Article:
I liked Season 1. I liked Season 2 even more. It's understated, touching and quite slow-paced. It makes me care about an art form I've never experienced (rakugo) and immerses me in the world of its performers.
Season 1 was about the old generation. Most of them are now dead, but Yakumo/Kikuhiko/Bon has withered into a dessicated old stick who's probably been thinking about death for the last thirty-odd years. That's when he lost the two most important people in his life. (It's easy to see which of them was closer to his heart, but he was bound profoundly to them both.) He says the only reason he's still alive is because he's been bringing up their daughter, Konatsu.
It's the turn of the millennium, more or less. Yakumo used to have a brash, cheerfully stupid apprentice and ex-convict, Sukeroku/Kyoji/Yotaro. Sukeroku is also the nicest person we know and he's now graduated into being a rakugo performer in his own right. (Rakugo is like ritualised stand-up comedy, where the seated performer acts out one of a set list of stories that everyone already knows. You've got to make the audience laugh, but in addition it's a significant acting challenge because these stories are almost all dialogue and the performer has to play all the roles.)
Oh, and Konatsu is pregnant. She won't say who the father is.
"Shinjuu" (as in the title) means "double suicide", usually by lovers. Yakumo wants to commit shinjuu with rakugo itself. This traditional art form is dying, in this age of radio and television. There's only one rakugo theatre left in Tokyo and its patrons are liable to be elderly. Yakumo loves rakugo, but he's also hostile to attempts to update it with new stories or female performers. (Konatsu is great at rakugo, having learned her father's style when she was a child, but Yakumo refuses to let her use her skills.) He's a grumpy, abrasive git who'd sooner suck lemons than be nice to anyone, but he's supported both Konatsu and Sukeroku for all these years and we can see the depth of his feelings underneath.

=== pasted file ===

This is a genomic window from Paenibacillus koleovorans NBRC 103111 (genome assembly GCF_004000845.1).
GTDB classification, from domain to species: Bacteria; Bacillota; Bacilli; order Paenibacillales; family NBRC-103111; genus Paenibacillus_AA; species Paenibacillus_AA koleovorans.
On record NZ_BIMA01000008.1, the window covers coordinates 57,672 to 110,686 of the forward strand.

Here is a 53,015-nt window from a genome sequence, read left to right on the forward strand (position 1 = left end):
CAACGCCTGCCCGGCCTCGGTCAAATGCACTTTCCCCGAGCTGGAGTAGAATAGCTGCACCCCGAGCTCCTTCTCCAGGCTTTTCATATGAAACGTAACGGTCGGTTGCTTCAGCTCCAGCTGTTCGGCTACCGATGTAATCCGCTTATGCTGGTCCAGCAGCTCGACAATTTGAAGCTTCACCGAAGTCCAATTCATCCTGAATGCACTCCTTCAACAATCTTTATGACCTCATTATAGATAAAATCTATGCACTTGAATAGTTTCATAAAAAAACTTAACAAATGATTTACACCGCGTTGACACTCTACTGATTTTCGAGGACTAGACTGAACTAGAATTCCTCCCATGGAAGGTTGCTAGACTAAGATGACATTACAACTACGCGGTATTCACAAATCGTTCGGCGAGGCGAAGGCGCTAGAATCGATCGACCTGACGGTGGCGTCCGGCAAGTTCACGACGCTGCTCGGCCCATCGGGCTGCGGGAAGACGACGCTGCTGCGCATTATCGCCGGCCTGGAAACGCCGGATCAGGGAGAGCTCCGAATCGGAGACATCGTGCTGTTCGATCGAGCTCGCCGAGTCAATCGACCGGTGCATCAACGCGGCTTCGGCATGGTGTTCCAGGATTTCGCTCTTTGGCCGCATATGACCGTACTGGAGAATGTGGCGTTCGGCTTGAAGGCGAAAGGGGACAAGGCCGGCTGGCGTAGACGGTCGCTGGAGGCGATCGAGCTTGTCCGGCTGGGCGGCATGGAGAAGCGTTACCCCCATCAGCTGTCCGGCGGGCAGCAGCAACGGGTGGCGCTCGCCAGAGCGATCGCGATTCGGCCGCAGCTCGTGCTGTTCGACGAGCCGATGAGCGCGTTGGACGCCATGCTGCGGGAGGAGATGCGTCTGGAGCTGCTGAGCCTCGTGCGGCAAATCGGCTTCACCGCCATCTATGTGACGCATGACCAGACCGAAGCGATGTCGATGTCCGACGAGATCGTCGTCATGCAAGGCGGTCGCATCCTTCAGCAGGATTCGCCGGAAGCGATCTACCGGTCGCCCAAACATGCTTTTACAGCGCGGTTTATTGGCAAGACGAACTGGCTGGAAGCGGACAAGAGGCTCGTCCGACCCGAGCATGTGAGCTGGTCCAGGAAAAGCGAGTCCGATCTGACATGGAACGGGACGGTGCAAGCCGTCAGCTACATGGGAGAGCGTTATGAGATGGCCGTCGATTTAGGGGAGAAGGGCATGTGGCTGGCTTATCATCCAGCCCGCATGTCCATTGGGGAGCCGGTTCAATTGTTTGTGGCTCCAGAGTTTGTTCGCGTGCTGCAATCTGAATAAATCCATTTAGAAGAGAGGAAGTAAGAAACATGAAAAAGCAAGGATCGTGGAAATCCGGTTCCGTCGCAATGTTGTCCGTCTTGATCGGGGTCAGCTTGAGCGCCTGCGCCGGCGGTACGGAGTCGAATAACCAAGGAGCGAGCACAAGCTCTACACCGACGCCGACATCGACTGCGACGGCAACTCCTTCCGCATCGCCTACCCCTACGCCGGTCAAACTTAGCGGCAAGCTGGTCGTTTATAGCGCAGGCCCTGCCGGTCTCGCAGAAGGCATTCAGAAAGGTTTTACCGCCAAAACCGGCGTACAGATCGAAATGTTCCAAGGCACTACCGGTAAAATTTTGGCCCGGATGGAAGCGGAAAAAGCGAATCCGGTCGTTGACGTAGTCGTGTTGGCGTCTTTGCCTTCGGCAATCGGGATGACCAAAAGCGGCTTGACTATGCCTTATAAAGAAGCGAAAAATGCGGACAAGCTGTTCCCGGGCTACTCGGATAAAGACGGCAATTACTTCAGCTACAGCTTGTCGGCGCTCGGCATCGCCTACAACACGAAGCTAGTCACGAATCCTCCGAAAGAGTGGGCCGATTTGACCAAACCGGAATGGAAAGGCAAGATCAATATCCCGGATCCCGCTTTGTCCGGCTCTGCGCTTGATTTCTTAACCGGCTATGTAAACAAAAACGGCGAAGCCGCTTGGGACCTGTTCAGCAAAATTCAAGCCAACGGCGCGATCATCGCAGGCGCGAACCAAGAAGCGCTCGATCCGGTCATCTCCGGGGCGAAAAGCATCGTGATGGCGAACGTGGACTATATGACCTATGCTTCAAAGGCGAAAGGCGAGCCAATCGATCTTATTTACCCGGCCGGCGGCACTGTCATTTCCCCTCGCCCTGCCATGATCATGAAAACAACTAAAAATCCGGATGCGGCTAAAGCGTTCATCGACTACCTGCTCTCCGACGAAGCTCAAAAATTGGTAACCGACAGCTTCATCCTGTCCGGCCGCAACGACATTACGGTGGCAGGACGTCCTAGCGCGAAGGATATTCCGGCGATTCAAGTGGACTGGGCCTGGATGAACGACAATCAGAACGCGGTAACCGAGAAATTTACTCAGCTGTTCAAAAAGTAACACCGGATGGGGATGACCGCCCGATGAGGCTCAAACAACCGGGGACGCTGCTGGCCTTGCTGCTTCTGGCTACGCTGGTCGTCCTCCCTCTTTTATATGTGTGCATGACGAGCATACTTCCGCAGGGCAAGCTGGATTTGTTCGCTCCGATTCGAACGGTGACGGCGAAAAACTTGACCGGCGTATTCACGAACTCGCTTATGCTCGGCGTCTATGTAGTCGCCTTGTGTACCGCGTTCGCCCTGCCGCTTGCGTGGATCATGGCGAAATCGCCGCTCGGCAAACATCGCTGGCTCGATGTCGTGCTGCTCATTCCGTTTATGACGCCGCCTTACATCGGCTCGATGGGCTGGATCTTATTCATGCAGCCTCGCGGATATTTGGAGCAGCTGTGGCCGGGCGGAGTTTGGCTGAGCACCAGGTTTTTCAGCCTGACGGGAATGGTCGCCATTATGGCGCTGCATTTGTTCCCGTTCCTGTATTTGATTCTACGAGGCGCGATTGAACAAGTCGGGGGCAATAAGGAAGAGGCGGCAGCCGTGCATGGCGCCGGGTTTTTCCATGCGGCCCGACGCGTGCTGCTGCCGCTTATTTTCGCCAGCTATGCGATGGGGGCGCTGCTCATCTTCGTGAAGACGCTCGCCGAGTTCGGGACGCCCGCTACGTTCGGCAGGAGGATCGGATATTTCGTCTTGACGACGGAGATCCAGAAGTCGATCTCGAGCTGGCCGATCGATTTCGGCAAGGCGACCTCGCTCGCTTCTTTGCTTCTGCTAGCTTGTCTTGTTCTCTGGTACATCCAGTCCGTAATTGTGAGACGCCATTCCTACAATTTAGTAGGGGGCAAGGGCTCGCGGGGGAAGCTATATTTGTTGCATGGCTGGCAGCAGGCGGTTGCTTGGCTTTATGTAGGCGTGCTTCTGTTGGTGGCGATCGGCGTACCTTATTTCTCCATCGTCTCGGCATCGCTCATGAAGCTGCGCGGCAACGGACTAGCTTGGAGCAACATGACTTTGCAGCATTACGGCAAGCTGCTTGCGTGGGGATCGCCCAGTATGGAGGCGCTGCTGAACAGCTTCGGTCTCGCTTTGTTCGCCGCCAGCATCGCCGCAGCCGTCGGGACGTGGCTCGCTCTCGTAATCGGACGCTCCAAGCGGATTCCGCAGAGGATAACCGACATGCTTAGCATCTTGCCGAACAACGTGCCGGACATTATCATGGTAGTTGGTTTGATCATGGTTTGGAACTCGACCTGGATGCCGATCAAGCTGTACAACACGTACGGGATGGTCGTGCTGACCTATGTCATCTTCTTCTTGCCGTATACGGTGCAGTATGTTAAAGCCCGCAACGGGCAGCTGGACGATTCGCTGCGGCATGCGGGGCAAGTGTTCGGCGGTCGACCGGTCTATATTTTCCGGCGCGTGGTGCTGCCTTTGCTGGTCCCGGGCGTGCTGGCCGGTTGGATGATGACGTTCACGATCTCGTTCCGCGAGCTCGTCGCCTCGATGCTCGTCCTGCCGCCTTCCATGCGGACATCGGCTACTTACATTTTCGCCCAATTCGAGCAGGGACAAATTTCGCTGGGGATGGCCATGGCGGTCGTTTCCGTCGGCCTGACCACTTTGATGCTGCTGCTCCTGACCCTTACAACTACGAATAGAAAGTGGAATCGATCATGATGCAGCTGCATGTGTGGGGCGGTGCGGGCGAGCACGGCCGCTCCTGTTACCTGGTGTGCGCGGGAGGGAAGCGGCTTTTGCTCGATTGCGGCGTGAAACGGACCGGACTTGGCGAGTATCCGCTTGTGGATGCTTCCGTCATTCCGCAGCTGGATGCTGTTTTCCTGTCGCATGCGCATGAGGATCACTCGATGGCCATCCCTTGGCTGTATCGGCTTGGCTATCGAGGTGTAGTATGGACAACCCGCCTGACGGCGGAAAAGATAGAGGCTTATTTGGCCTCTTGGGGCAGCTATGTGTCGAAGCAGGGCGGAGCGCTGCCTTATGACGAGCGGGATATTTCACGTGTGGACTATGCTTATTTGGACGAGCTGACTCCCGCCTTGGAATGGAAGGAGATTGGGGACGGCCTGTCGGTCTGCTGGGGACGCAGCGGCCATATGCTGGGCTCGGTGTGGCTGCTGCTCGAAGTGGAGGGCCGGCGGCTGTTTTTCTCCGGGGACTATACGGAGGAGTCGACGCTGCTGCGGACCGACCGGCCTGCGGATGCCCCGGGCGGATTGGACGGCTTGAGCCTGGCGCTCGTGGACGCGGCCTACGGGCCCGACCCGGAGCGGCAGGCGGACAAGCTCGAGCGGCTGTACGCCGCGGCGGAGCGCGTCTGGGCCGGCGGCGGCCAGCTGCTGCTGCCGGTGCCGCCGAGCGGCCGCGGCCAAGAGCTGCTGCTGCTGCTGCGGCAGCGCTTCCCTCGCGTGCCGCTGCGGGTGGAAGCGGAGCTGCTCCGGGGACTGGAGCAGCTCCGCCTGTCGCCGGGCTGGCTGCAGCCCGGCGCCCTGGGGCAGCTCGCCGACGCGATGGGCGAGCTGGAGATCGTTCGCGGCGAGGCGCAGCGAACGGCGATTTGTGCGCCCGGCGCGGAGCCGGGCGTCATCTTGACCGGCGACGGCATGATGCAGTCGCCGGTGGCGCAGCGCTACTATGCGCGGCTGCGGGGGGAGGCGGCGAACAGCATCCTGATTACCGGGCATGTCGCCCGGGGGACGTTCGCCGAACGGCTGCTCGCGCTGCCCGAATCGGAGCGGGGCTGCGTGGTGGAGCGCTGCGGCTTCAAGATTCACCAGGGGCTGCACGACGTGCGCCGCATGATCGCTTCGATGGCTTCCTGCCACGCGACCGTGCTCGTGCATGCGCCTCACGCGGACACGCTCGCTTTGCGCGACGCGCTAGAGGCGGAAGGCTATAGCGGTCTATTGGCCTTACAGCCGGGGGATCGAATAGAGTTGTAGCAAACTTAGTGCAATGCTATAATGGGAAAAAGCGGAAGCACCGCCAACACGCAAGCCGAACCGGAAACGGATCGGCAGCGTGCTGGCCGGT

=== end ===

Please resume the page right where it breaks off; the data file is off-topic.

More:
It's a quiet, simple story. We see Sukeroku overcome failure and grow. We see Yakumo terrified of losing his rakugo to the failures of old age, going from reluctance to rejection to an increasingly intimate relationship with death. We uncover his taste for jet-black rakugo, with a fondness for the atmosphere in prisons and for performing sinister shinigami stories. There's an entire episode set in the immediate afterlife, starring people who died decades ago and brief impossible reunions with their children who are still alive. That was lovely, unexpected and moving. (It was also surprisingly light. You might expect material like that to be heavy, but it's actually quite relaxed and even funny.)
The episode after that jumps forward in time yet again, arriving in the present day with a forward-looking optimism for rakugo. Our friends' lives have moved forward too, in good ways. This story has covered nearly a century, from 1930-something to 2017, and I really like how it's taken us through the generations. It's rather lovely to see children grow up, follow in their parents' footsteps and find success that would have made them proud, especially when we end up being reunited with those departed parents in the afterlife episode.
I've discovered that there's a fan theory about Matsuda being a shinigami. This actually fits so well as to be intriguing, although this is a real-world series with no supernatural elements beyond Buddhism. (There are possible ghosts and of course the afterlife episode, but those could have been subjective visions that only existed in one character's mind.)
This show has made me love rakugo. I particularly enjoyed Jugemu, for what it's worth, and I expect one day I'll specifically rewatch ep.4/17 just for that.
This isn't a splashy, flamboyant series. It's a quiet little show about traditional theatre performers in a traditional theatrical world. They perform rakugo. They worry about rakugo. That's what the show's about and it's making no apologies for that. Incidentally I've also learned that some of its cast are also rakugo performers in real life (despite being better known for their voice acting) and put everything into trying to get chosen for their roles here. This is a big-name cast, with seriously famous names.
I'd recommend this. It's slow and sometimes uneventful. It's realistic. It's not for children with low attention spans, but you'll find it stirs surprisingly nuanced emotions if you watch it all the way through.